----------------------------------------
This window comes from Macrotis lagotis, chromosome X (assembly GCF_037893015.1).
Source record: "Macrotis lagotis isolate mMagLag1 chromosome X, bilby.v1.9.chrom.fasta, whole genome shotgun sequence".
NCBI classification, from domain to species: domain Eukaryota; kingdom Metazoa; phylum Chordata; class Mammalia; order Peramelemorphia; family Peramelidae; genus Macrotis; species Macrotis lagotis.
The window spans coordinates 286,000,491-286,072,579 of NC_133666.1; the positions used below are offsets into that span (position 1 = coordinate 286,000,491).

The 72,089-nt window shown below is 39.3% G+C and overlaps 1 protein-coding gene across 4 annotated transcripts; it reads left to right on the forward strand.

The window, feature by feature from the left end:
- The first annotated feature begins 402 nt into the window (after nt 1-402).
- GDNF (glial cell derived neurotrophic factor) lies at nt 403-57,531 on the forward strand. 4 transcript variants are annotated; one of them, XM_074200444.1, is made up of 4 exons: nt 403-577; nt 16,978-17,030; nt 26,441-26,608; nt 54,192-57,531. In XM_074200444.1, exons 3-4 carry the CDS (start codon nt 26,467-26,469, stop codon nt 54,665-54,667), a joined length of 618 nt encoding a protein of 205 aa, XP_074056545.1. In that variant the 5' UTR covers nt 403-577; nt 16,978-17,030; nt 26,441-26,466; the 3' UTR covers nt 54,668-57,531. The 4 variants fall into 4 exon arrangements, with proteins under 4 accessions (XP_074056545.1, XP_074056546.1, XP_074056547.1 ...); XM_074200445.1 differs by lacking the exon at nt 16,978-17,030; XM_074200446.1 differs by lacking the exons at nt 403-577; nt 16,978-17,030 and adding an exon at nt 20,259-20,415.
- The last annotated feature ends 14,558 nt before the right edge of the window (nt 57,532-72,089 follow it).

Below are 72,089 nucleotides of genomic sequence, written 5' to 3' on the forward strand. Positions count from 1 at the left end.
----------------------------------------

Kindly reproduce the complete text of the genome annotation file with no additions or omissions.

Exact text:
This window comes from Macrotis lagotis, chromosome X (assembly GCF_037893015.1).
Source record: "Macrotis lagotis isolate mMagLag1 chromosome X, bilby.v1.9.chrom.fasta, whole genome shotgun sequence".
NCBI classification, from domain to species: domain Eukaryota; kingdom Metazoa; phylum Chordata; class Mammalia; order Peramelemorphia; family Peramelidae; genus Macrotis; species Macrotis lagotis.
The window spans coordinates 286,000,491-286,072,579 of NC_133666.1; the positions used below are offsets into that span (position 1 = coordinate 286,000,491).

The 72,089-nt window shown below is 39.3% G+C and overlaps 1 protein-coding gene across 4 annotated transcripts; it reads left to right on the forward strand.

The window, feature by feature from the left end:
- The first annotated feature begins 402 nt into the window (after nt 1-402).
- GDNF (glial cell derived neurotrophic factor) lies at nt 403-57,531 on the forward strand. 4 transcript variants are annotated; one of them, XM_074200444.1, is made up of 4 exons: nt 403-577; nt 16,978-17,030; nt 26,441-26,608; nt 54,192-57,531. In XM_074200444.1, exons 3-4 carry the CDS (start codon nt 26,467-26,469, stop codon nt 54,665-54,667), a joined length of 618 nt encoding a protein of 205 aa, XP_074056545.1. In that variant the 5' UTR covers nt 403-577; nt 16,978-17,030; nt 26,441-26,466; the 3' UTR covers nt 54,668-57,531. The 4 variants fall into 4 exon arrangements, with proteins under 4 accessions (XP_074056545.1, XP_074056546.1, XP_074056547.1 ...); XM_074200445.1 differs by lacking the exon at nt 16,978-17,030; XM_074200446.1 differs by lacking the exons at nt 403-577; nt 16,978-17,030 and adding an exon at nt 20,259-20,415.
- The last annotated feature ends 14,558 nt before the right edge of the window (nt 57,532-72,089 follow it).

Below are 72,089 nucleotides of genomic sequence, written 5' to 3' on the forward strand. Positions count from 1 at the left end.